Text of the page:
Corps Engineers want to
by Associated Press
Agency wants to aid shipping, avoid overflow during flood season
LEWISTON -- As part of its effort to maintain the shipping channel on the Snake and Clearwater rivers, the U.S. Army Corps of Engineers wants to raise a portion of the city levee by three feet.
Doing so would ensure the levee would hold back flood waters even during periods of high runoff, said Jack Sands, project manager for the corps' dredging program.
The agency held a Thursday public meeting in Lewiston to explain its 20-year plan to maintain the channel and dispose of the sediment dredged up. The draft is expected to be finished by July.
Dredging in the Lower Granite Pool is to begin next winter. The draft covers the Snake River from the Port of Lewiston on the Clearwater to McNary Dam on the Columbia.
But the channel between Lower Granite Dam and Lewiston has the most urgent dredging need, Walla Walla District Commander Lt. Col. Richard Wagenaar said.
"This is the first dam on the system, and that is where the sediment just wants to fall out," he said.
The goal is to maintain a 14-foot-deep and 250-foot-wide navigation channel on the Snake and Clearwater rivers, as well as access to boat ramps and wildlife habitat areas.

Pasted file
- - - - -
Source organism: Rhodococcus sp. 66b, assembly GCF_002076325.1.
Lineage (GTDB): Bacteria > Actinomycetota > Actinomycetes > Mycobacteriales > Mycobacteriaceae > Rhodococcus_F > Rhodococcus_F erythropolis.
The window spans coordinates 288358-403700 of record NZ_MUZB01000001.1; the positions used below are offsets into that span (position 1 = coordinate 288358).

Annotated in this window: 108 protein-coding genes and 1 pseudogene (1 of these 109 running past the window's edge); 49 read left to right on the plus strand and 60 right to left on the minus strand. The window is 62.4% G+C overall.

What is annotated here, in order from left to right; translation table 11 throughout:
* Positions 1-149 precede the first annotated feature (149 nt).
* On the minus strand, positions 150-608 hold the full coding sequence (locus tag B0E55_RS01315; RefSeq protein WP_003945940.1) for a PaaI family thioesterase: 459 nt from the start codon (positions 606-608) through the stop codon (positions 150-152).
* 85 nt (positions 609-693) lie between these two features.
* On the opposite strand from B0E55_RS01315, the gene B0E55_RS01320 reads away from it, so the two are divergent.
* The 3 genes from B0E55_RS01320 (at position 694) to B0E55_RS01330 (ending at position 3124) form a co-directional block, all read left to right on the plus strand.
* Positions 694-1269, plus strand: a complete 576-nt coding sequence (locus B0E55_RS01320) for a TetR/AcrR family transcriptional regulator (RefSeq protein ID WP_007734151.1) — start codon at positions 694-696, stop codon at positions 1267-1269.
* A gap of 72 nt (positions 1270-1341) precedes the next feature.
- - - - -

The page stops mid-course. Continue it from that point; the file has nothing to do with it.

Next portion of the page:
The growing sediment at the confluence of the Snake and Clearwater could cause the levee to be swamped during floods, Sands said.
But water quality and salmon habitat concerns have made it very difficult to dredge outside of the shipping channel. So corps officials want to raise the levee instead.
City Manager Jan Vassar expressed concern the corps intends to begin the levee work in 2005, just as expected hordes of tourists arrive for the bicentennial of the Lewis and Clark expedition.
"We are expecting our greatest influx of visitors then," she said. "That is the worst possible time."
Wagenaar said planning the levee project would begin in 2005, but work would wait until 2007 or 2008.
The dredging would occur during a so-called "fish window" from Dec. 15 to March 31, when few imperiled salmon and steelhead are present in the lower Snake River.
The plan is open to public comment until Jan. 7.
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